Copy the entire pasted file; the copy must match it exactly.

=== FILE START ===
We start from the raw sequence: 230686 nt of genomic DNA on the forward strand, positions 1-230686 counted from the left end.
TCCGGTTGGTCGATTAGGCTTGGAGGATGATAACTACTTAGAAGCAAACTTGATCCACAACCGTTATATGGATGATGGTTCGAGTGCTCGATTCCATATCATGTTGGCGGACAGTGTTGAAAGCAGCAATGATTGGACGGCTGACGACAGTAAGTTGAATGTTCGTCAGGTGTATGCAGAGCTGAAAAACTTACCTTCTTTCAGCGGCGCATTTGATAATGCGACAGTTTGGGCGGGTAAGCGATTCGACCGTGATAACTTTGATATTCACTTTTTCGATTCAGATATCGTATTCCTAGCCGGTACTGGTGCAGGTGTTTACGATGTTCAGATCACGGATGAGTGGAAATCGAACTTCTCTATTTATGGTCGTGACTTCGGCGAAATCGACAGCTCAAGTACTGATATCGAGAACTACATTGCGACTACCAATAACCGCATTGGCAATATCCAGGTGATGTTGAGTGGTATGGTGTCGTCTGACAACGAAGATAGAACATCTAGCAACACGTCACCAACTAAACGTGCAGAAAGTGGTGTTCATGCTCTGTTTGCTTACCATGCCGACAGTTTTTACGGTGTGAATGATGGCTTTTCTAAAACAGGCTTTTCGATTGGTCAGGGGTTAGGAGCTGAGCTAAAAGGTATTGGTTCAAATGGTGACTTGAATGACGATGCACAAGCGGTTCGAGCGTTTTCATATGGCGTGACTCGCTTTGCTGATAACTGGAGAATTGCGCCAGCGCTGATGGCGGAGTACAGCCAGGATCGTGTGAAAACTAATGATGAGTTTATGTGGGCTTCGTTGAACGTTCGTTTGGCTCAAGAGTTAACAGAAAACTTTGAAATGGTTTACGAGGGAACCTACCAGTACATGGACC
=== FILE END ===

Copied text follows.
We start from the raw sequence: 230686 nt of genomic DNA on the forward strand, positions 1-230686 counted from the left end.
TCCGGTTGGTCGATTAGGCTTGGAGGATGATAACTACTTAGAAGCAAACTTGATCCACAACCGTTATATGGATGATGGTTCGAGTGCTCGATTCCATATCATGTTGGCGGACAGTGTTGAAAGCAGCAATGATTGGACGGCTGACGACAGTAAGTTGAATGTTCGTCAGGTGTATGCAGAGCTGAAAAACTTACCTTCTTTCAGCGGCGCATTTGATAATGCGACAGTTTGGGCGGGTAAGCGATTCGACCGTGATAACTTTGATATTCACTTTTTCGATTCAGATATCGTATTCCTAGCCGGTACTGGTGCAGGTGTTTACGATGTTCAGATCACGGATGAGTGGAAATCGAACTTCTCTATTTATGGTCGTGACTTCGGCGAAATCGACAGCTCAAGTACTGATATCGAGAACTACATTGCGACTACCAATAACCGCATTGGCAATATCCAGGTGATGTTGAGTGGTATGGTGTCGTCTGACAACGAAGATAGAACATCTAGCAACACGTCACCAACTAAACGTGCAGAAAGTGGTGTTCATGCTCTGTTTGCTTACCATGCCGACAGTTTTTACGGTGTGAATGATGGCTTTTCTAAAACAGGCTTTTCGATTGGTCAGGGGTTAGGAGCTGAGCTAAAAGGTATTGGTTCAAATGGTGACTTGAATGACGATGCACAAGCGGTTCGAGCGTTTTCATATGGCGTGACTCGCTTTGCTGATAACTGGAGAATTGCGCCAGCGCTGATGGCGGAGTACAGCCAGGATCGTGTGAAAACTAATGATGAGTTTATGTGGGCTTCGTTGAACGTTCGTTTGGCTCAAGAGTTAACAGAAAACTTTGAAATGGTTTACGAGGGAACCTACCAGTACATGGACC